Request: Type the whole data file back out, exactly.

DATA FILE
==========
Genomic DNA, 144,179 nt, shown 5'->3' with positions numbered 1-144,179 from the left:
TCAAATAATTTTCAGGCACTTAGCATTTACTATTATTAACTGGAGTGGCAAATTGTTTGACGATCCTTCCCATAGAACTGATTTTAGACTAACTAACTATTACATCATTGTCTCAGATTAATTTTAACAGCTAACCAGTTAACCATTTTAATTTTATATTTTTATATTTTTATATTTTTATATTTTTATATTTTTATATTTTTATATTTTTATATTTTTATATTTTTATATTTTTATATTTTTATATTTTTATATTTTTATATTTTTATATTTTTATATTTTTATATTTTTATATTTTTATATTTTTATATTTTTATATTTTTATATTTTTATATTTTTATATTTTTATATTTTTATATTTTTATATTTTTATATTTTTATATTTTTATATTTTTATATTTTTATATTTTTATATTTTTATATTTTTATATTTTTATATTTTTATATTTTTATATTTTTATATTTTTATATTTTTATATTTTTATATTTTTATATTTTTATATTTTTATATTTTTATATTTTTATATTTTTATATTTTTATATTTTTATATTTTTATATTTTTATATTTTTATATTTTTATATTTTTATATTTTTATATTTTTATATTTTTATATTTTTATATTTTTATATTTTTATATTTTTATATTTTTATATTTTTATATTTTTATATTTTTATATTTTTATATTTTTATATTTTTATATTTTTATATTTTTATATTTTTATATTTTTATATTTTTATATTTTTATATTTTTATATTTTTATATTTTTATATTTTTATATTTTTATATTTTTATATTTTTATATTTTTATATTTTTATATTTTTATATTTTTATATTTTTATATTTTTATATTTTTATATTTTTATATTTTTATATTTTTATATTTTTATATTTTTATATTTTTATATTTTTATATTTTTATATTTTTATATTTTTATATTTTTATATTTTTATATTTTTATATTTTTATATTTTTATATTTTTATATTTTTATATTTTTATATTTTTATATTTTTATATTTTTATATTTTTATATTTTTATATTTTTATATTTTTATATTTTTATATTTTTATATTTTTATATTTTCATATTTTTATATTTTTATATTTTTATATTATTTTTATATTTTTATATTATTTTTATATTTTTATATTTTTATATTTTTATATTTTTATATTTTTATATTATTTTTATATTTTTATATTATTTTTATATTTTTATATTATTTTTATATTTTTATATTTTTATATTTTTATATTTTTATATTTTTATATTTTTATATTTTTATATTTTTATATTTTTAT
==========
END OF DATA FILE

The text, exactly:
Genomic DNA, 144,179 nt, shown 5'->3' with positions numbered 1-144,179 from the left:
TCAAATAATTTTCAGGCACTTAGCATTTACTATTATTAACTGGAGTGGCAAATTGTTTGACGATCCTTCCCATAGAACTGATTTTAGACTAACTAACTATTACATCATTGTCTCAGATTAATTTTAACAGCTAACCAGTTAACCATTTTAATTTTATATTTTTATATTTTTATATTTTTATATTTTTATATTTTTATATTTTTATATTTTTATATTTTTATATTTTTATATTTTTATATTTTTATATTTTTATATTTTTATATTTTTATATTTTTATATTTTTATATTTTTATATTTTTATATTTTTATATTTTTATATTTTTATATTTTTATATTTTTATATTTTTATATTTTTATATTTTTATATTTTTATATTTTTATATTTTTATATTTTTATATTTTTATATTTTTATATTTTTATATTTTTATATTTTTATATTTTTATATTTTTATATTTTTATATTTTTATATTTTTATATTTTTATATTTTTATATTTTTATATTTTTATATTTTTATATTTTTATATTTTTATATTTTTATATTTTTATATTTTTATATTTTTATATTTTTATATTTTTATATTTTTATATTTTTATATTTTTATATTTTTATATTTTTATATTTTTATATTTTTATATTTTTATATTTTTATATTTTTATATTTTTATATTTTTATATTTTTATATTTTTATATTTTTATATTTTTATATTTTTATATTTTTATATTTTTATATTTTTATATTTTTATATTTTTATATTTTTATATTTTTATATTTTTATATTTTTATATTTTTATATTTTTATATTTTTATATTTTTATATTTTTATATTTTTATATTTTTATATTTTTATATTTTTATATTTTTATATTTTTATATTTTTATATTTTTATATTTTTATATTTTTATATTTTTATATTTTTATATTTTTATATTTTTATATTTTTATATTTTTATATTTTTATATTTTTATATTTTTATATTTTTATATTTTTATATTTTTATATTTTTATATTTTTATATTTTTATATTTTTATATTTTTATATTTTTATATTTTTATATTTTTATATTTTTATATTTTTATATTTTCATATTTTTATATTTTTATATTTTTATATTATTTTTATATTTTTATATTATTTTTATATTTTTATATTTTTATATTTTTATATTTTTATATTTTTATATTATTTTTATATTTTTATATTATTTTTATATTTTTATATTATTTTTATATTTTTATATTTTTATATTTTTATATTTTTATATTTTTATATTTTTATATTTTTATATTTTTATATTTTTAT